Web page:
Authors: Larry D. Sweazy
The adjunct general's office was on the second
floor in the state capitol building. William Steele was a Yankee, a New Yorker who had been educated at the United States Military Academy, then come to Texas and served in the Confederate Army because of love. He'd married a Texas girl, put down stakes in the state, and put his life on the line valiantly more times than once wearing a gray uniform, just so he could return whole and alive to the woman he adored.
Steele's appointment to the position of adjunct general by the governor, Richard Coke, had come under some suspicion because of his origins, even with a rank of brigadier general attained in the war. But Steele was known as a hard task manager with little patience for nepotism, fraud, or any misdeeds performed by Texas Rangers or the militia he had been put in charge of. A consummate politician, he quickly won over the naysayers and the editorial pages of the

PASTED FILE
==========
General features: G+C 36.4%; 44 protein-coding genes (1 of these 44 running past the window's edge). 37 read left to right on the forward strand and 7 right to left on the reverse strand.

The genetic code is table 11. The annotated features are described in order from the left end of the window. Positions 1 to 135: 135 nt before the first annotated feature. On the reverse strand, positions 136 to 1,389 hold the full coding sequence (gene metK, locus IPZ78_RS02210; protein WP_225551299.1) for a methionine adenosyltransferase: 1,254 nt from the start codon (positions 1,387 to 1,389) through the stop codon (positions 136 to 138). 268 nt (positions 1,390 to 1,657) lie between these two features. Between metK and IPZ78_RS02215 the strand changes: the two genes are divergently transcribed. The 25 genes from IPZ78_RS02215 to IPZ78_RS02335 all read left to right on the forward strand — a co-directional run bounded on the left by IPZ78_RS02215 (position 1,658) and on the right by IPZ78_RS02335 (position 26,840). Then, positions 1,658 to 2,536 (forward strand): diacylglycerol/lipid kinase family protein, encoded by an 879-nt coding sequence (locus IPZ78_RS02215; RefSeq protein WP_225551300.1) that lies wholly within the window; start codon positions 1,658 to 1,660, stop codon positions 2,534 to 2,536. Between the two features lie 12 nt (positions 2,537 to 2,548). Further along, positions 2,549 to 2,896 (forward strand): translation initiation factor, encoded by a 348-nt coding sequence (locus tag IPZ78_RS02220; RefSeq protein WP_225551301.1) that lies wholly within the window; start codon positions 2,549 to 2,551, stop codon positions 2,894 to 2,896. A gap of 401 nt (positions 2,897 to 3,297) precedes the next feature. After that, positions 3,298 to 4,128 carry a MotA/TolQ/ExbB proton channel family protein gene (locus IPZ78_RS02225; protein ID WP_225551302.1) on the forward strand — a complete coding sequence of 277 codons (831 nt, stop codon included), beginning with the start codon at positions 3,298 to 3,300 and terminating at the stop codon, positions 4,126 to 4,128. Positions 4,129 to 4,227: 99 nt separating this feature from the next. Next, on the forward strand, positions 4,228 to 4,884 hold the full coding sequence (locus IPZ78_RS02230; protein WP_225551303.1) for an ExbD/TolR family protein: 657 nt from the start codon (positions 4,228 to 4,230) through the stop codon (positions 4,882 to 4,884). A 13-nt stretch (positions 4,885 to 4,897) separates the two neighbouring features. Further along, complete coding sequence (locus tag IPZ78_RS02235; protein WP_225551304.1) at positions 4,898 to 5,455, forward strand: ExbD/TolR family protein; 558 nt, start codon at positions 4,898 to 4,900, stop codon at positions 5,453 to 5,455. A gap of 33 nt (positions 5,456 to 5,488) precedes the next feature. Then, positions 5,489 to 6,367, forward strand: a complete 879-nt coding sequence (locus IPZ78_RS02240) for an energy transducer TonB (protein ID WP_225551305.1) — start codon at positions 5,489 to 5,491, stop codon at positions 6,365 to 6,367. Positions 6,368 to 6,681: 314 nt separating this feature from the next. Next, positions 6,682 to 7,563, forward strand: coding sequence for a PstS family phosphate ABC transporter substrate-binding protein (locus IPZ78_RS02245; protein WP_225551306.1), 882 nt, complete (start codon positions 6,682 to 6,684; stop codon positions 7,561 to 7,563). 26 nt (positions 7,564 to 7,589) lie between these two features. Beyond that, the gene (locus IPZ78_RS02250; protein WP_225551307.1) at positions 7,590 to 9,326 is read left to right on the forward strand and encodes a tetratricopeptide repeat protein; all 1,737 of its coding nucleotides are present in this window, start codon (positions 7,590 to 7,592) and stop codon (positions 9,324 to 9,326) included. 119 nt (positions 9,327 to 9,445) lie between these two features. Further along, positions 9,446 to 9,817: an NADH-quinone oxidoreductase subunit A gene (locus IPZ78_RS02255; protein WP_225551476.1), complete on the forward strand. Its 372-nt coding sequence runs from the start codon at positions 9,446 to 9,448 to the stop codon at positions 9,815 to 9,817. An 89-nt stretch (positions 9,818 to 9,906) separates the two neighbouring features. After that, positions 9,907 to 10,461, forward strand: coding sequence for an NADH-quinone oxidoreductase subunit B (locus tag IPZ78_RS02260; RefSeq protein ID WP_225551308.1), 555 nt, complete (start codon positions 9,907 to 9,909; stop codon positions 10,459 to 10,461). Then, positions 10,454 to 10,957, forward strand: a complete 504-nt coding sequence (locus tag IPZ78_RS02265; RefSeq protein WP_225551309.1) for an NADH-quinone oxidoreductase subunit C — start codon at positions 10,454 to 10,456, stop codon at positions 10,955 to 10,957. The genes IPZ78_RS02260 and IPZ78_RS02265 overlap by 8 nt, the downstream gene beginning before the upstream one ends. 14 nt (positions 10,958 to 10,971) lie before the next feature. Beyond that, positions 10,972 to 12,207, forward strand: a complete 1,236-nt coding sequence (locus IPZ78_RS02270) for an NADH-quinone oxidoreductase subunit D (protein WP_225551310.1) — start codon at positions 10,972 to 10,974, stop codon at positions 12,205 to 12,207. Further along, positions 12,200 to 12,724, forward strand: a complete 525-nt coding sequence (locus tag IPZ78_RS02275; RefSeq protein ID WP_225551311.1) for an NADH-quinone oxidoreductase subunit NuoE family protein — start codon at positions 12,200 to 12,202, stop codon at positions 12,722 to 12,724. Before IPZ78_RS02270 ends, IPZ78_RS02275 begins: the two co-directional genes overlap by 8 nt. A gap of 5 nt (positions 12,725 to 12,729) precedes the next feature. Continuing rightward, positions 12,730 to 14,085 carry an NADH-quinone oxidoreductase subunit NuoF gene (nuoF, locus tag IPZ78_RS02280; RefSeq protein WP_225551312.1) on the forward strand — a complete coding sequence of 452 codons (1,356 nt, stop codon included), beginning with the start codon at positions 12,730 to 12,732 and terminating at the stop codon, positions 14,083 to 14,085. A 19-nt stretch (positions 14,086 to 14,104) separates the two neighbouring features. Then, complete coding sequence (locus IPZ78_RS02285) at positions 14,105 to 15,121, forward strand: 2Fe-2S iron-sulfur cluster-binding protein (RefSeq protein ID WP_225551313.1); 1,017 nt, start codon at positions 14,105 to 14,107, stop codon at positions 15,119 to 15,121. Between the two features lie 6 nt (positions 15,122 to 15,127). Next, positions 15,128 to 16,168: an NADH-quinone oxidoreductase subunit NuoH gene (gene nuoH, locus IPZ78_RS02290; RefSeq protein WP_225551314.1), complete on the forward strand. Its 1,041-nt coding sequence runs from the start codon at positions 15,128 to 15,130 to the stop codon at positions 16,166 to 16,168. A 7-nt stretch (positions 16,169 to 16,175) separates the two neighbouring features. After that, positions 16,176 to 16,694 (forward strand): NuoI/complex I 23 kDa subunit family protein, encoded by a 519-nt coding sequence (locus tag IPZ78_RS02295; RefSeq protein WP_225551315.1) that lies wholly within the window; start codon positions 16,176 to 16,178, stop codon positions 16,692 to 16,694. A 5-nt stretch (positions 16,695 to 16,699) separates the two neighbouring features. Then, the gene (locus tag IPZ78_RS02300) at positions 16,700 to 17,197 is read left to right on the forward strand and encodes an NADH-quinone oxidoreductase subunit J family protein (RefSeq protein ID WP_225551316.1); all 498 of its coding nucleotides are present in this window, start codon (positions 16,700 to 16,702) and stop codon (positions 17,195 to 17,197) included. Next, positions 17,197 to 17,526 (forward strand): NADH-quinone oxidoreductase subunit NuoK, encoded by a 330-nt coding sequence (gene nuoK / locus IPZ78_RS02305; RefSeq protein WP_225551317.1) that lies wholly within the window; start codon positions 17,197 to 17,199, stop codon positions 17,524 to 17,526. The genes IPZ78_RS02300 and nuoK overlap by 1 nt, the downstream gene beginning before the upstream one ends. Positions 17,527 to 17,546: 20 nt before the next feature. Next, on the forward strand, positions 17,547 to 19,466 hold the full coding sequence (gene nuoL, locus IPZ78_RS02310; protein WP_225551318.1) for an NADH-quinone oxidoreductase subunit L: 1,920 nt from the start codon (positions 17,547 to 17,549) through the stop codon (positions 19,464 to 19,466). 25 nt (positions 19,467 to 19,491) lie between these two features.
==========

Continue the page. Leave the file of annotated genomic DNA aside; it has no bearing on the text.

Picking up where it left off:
It had been Steele, in fact, who had ultimately decided Josiah's fate in the incident concerning Pete Feders. The proof had been laid out logically to the general, and in his wisdom, Steele saw that Josiah had had no choice but to defend his own life and kill Feders. Shooting to wound had never been an option.
Josiah could only hope that Scrap would receive the same kind of scrutiny and fair judgment from Steele that he had.
The inside of the office was luxurious. The walls were paneled with walnut, and the floors were covered with thick wool carpets, geometric in design, the colors rich, full of deep burgundies, greens, and golds.
Heavy scarlet draperies were pulled at the window, and bookshelves, full to the brim, lined half of the walls. Heavy furniture was scattered about in the office: a writing desk, bare of anything other than a pen-and-ink set, and several high-backed chairs that did not look the least bit inviting or comfortable. Hurricane lamps blazed brightly, lighting the room like it was late at night, and two fans swirled overhead, distributing the afternoon heat evenly, but still uncomfortably.
Another door stood behind the writing desk, and after being in the office prior to now, to answer for actions about killing Pete Feders, Josiah knew that Steele spent all of his time tucked away in that small office.